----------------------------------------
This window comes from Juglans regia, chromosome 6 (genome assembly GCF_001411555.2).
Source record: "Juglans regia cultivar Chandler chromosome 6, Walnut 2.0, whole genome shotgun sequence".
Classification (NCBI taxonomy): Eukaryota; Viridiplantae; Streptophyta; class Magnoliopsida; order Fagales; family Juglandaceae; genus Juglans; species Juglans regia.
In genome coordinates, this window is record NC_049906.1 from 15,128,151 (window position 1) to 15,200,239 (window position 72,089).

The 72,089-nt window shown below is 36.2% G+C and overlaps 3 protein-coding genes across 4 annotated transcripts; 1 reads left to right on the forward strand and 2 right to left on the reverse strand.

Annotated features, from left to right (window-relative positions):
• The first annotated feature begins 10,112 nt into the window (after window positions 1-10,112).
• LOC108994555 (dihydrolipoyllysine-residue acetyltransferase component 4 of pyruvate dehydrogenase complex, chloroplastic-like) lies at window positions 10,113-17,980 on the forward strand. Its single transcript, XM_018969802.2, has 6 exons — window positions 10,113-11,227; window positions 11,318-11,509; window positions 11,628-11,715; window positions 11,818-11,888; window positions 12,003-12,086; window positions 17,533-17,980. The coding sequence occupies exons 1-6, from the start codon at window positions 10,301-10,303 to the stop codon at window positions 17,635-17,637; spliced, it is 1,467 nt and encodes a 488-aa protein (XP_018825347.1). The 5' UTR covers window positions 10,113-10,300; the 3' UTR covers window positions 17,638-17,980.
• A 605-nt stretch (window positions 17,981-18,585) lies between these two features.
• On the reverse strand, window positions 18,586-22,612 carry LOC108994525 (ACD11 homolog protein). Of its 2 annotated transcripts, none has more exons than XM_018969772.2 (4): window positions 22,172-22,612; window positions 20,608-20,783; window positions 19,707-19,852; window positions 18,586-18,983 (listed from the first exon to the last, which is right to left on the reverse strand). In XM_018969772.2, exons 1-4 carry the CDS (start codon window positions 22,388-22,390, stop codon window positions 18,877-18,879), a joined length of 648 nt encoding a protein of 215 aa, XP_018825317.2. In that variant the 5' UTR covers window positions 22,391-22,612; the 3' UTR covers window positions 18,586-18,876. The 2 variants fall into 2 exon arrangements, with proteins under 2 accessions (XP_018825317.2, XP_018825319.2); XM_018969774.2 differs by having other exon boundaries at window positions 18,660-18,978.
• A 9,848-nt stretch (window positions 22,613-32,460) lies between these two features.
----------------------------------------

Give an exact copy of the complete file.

This window comes from Juglans regia, chromosome 6 (genome assembly GCF_001411555.2).
Source record: "Juglans regia cultivar Chandler chromosome 6, Walnut 2.0, whole genome shotgun sequence".
Classification (NCBI taxonomy): Eukaryota; Viridiplantae; Streptophyta; class Magnoliopsida; order Fagales; family Juglandaceae; genus Juglans; species Juglans regia.
In genome coordinates, this window is record NC_049906.1 from 15,128,151 (window position 1) to 15,200,239 (window position 72,089).

The 72,089-nt window shown below is 36.2% G+C and overlaps 3 protein-coding genes across 4 annotated transcripts; 1 reads left to right on the forward strand and 2 right to left on the reverse strand.

Annotated features, from left to right (window-relative positions):
• The first annotated feature begins 10,112 nt into the window (after window positions 1-10,112).
• LOC108994555 (dihydrolipoyllysine-residue acetyltransferase component 4 of pyruvate dehydrogenase complex, chloroplastic-like) lies at window positions 10,113-17,980 on the forward strand. Its single transcript, XM_018969802.2, has 6 exons — window positions 10,113-11,227; window positions 11,318-11,509; window positions 11,628-11,715; window positions 11,818-11,888; window positions 12,003-12,086; window positions 17,533-17,980. The coding sequence occupies exons 1-6, from the start codon at window positions 10,301-10,303 to the stop codon at window positions 17,635-17,637; spliced, it is 1,467 nt and encodes a 488-aa protein (XP_018825347.1). The 5' UTR covers window positions 10,113-10,300; the 3' UTR covers window positions 17,638-17,980.
• A 605-nt stretch (window positions 17,981-18,585) lies between these two features.
• On the reverse strand, window positions 18,586-22,612 carry LOC108994525 (ACD11 homolog protein). Of its 2 annotated transcripts, none has more exons than XM_018969772.2 (4): window positions 22,172-22,612; window positions 20,608-20,783; window positions 19,707-19,852; window positions 18,586-18,983 (listed from the first exon to the last, which is right to left on the reverse strand). In XM_018969772.2, exons 1-4 carry the CDS (start codon window positions 22,388-22,390, stop codon window positions 18,877-18,879), a joined length of 648 nt encoding a protein of 215 aa, XP_018825317.2. In that variant the 5' UTR covers window positions 22,391-22,612; the 3' UTR covers window positions 18,586-18,876. The 2 variants fall into 2 exon arrangements, with proteins under 2 accessions (XP_018825317.2, XP_018825319.2); XM_018969774.2 differs by having other exon boundaries at window positions 18,660-18,978.
• A 9,848-nt stretch (window positions 22,613-32,460) lies between these two features.